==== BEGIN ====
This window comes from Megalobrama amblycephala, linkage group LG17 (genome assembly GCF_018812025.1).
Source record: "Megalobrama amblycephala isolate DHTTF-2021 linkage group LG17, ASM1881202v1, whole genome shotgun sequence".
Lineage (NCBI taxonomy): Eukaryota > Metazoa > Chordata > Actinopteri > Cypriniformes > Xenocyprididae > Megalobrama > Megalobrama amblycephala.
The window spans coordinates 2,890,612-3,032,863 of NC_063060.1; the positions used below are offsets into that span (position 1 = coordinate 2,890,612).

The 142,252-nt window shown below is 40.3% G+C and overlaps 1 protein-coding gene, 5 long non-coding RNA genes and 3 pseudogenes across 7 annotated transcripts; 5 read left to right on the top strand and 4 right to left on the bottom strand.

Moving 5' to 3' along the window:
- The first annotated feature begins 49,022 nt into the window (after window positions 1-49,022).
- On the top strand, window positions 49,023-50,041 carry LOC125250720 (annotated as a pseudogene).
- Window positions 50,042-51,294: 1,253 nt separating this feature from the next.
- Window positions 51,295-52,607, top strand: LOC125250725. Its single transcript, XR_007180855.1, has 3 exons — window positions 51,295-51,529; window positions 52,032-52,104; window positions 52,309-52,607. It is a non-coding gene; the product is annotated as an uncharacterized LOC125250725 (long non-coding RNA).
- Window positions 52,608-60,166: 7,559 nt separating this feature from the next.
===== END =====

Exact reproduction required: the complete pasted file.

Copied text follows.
This window comes from Megalobrama amblycephala, linkage group LG17 (genome assembly GCF_018812025.1).
Source record: "Megalobrama amblycephala isolate DHTTF-2021 linkage group LG17, ASM1881202v1, whole genome shotgun sequence".
Lineage (NCBI taxonomy): Eukaryota > Metazoa > Chordata > Actinopteri > Cypriniformes > Xenocyprididae > Megalobrama > Megalobrama amblycephala.
The window spans coordinates 2,890,612-3,032,863 of NC_063060.1; the positions used below are offsets into that span (position 1 = coordinate 2,890,612).

The 142,252-nt window shown below is 40.3% G+C and overlaps 1 protein-coding gene, 5 long non-coding RNA genes and 3 pseudogenes across 7 annotated transcripts; 5 read left to right on the top strand and 4 right to left on the bottom strand.

Moving 5' to 3' along the window:
- The first annotated feature begins 49,022 nt into the window (after window positions 1-49,022).
- On the top strand, window positions 49,023-50,041 carry LOC125250720 (annotated as a pseudogene).
- Window positions 50,042-51,294: 1,253 nt separating this feature from the next.
- Window positions 51,295-52,607, top strand: LOC125250725. Its single transcript, XR_007180855.1, has 3 exons — window positions 51,295-51,529; window positions 52,032-52,104; window positions 52,309-52,607. It is a non-coding gene; the product is annotated as an uncharacterized LOC125250725 (long non-coding RNA).
- Window positions 52,608-60,166: 7,559 nt separating this feature from the next.